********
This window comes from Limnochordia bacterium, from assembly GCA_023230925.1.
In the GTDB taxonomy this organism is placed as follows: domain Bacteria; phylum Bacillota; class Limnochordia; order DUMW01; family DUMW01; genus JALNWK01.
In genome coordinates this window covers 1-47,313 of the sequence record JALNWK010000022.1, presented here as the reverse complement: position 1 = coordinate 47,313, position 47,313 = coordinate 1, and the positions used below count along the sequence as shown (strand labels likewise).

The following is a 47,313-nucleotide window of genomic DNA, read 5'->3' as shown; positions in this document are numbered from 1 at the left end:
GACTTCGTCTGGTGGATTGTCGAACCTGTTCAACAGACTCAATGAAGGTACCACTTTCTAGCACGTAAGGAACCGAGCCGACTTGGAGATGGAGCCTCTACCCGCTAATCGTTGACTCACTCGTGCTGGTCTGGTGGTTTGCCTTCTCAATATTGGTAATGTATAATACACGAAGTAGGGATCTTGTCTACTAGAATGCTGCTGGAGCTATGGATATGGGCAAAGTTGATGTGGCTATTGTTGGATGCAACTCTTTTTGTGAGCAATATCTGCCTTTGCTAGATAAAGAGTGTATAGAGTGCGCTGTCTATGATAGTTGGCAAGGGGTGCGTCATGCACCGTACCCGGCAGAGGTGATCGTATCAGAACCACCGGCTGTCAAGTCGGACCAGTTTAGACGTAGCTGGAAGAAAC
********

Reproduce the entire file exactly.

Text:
This window comes from Limnochordia bacterium, from assembly GCA_023230925.1.
In the GTDB taxonomy this organism is placed as follows: domain Bacteria; phylum Bacillota; class Limnochordia; order DUMW01; family DUMW01; genus JALNWK01.
In genome coordinates this window covers 1-47,313 of the sequence record JALNWK010000022.1, presented here as the reverse complement: position 1 = coordinate 47,313, position 47,313 = coordinate 1, and the positions used below count along the sequence as shown (strand labels likewise).

The following is a 47,313-nucleotide window of genomic DNA, read 5'->3' as shown; positions in this document are numbered from 1 at the left end:
GACTTCGTCTGGTGGATTGTCGAACCTGTTCAACAGACTCAATGAAGGTACCACTTTCTAGCACGTAAGGAACCGAGCCGACTTGGAGATGGAGCCTCTACCCGCTAATCGTTGACTCACTCGTGCTGGTCTGGTGGTTTGCCTTCTCAATATTGGTAATGTATAATACACGAAGTAGGGATCTTGTCTACTAGAATGCTGCTGGAGCTATGGATATGGGCAAAGTTGATGTGGCTATTGTTGGATGCAACTCTTTTTGTGAGCAATATCTGCCTTTGCTAGATAAAGAGTGTATAGAGTGCGCTGTCTATGATAGTTGGCAAGGGGTGCGTCATGCACCGTACCCGGCAGAGGTGATCGTATCAGAACCACCGGCTGTCAAGTCGGACCAGTTTAGACGTAGCTGGAAGAAAC